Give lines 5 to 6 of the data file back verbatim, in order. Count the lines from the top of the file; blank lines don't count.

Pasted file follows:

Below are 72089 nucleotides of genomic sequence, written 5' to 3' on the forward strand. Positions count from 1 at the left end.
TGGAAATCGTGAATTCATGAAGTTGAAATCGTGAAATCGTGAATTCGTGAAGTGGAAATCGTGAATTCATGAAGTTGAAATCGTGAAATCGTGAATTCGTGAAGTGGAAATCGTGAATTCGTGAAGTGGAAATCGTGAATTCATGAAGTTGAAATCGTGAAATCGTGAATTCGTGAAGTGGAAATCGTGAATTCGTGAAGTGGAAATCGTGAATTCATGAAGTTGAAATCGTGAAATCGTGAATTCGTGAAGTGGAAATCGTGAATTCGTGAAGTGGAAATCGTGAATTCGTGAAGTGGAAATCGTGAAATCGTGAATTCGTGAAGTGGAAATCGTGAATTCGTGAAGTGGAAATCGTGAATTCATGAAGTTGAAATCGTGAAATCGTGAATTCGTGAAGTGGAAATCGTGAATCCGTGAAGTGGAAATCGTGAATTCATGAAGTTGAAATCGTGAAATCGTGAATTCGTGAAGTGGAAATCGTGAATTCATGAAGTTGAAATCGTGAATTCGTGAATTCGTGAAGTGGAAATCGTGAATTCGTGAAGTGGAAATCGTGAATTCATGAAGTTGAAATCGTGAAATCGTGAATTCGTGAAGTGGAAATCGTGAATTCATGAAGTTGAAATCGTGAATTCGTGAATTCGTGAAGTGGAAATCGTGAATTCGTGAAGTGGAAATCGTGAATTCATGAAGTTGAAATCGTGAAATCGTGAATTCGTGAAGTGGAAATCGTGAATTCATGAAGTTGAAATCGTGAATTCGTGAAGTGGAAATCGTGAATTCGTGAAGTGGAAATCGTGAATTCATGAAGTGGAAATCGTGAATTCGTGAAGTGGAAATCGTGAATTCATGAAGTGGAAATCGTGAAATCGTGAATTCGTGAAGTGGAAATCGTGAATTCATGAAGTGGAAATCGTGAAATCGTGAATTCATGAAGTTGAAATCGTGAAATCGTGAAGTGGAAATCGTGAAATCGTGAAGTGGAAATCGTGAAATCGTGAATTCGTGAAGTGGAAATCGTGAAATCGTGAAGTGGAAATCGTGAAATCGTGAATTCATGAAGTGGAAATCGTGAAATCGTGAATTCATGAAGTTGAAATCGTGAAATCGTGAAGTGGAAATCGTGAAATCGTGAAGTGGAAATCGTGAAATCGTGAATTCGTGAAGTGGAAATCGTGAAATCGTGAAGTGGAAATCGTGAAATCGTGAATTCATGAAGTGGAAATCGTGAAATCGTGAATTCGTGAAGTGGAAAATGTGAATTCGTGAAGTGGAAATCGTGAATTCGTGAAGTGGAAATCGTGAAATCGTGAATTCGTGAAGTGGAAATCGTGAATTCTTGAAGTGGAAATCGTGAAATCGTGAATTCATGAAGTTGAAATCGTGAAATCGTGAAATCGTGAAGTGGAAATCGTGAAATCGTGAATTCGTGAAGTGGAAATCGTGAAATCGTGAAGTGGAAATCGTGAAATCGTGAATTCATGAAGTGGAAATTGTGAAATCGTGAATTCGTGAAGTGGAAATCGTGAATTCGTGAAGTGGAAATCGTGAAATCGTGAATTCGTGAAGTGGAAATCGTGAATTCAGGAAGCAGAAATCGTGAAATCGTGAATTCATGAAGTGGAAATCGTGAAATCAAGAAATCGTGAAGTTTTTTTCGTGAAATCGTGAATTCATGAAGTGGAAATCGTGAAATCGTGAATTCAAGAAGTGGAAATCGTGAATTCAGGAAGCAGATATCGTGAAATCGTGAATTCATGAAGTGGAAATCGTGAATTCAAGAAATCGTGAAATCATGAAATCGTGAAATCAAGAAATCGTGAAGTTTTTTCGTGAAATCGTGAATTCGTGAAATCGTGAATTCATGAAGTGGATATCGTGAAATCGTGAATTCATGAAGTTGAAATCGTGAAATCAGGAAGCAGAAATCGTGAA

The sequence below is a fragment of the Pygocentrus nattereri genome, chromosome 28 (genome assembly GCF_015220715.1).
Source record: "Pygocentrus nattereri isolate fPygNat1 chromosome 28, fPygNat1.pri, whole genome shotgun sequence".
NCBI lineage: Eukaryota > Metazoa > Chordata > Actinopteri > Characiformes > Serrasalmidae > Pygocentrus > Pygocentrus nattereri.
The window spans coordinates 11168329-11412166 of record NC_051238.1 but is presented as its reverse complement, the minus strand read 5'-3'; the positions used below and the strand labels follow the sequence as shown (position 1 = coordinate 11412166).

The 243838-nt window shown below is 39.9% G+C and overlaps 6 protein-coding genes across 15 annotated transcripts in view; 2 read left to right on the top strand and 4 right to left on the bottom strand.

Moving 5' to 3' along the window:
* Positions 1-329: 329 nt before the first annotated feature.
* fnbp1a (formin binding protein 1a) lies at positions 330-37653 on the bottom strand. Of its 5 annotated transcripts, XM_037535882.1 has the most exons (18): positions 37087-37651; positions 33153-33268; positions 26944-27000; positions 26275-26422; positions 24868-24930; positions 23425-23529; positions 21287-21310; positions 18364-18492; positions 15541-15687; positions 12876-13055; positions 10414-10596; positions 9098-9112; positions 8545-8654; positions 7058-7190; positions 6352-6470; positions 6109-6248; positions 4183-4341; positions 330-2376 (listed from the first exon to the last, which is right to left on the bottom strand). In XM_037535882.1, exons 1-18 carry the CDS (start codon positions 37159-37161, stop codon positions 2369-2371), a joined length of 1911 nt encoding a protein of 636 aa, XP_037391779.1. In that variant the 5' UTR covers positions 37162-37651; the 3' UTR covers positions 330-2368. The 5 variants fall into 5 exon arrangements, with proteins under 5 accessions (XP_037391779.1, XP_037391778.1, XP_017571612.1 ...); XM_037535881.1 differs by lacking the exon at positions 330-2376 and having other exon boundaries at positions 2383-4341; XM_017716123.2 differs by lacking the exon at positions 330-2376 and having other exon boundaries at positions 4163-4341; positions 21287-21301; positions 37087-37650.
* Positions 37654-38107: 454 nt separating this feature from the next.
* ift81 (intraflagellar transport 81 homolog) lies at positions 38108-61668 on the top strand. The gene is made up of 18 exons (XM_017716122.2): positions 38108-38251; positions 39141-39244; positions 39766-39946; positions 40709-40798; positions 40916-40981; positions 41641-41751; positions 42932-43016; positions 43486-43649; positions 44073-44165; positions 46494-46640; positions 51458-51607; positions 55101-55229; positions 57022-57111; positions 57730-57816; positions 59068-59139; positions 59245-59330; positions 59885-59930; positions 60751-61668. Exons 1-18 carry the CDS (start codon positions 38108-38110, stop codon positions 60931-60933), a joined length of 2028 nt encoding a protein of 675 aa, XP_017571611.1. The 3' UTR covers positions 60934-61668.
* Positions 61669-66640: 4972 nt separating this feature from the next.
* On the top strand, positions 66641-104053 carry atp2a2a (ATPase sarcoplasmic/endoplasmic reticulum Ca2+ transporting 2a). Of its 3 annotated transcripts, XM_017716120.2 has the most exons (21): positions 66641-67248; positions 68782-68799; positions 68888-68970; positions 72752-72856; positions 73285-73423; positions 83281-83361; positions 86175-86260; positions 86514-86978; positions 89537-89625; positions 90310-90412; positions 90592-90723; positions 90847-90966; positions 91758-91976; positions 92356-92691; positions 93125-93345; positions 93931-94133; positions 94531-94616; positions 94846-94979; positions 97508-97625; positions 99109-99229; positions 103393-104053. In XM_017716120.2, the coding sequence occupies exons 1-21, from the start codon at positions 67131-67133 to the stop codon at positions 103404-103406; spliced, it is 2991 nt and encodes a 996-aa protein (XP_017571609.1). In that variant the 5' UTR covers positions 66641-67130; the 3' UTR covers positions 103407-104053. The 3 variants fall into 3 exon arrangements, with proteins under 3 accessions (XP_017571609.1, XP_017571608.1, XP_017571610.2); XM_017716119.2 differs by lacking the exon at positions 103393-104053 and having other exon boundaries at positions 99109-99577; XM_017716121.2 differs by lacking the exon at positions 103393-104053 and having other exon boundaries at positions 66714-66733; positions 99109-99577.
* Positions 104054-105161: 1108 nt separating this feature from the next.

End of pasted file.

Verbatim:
NCBI lineage: Eukaryota > Metazoa > Chordata > Actinopteri > Characiformes > Serrasalmidae > Pygocentrus > Pygocentrus nattereri.
The window spans coordinates 11168329-11412166 of record NC_051238.1 but is presented as its reverse complement, the minus strand read 5'-3'; the positions used below and the strand labels follow the sequence as shown (position 1 = coordinate 11412166).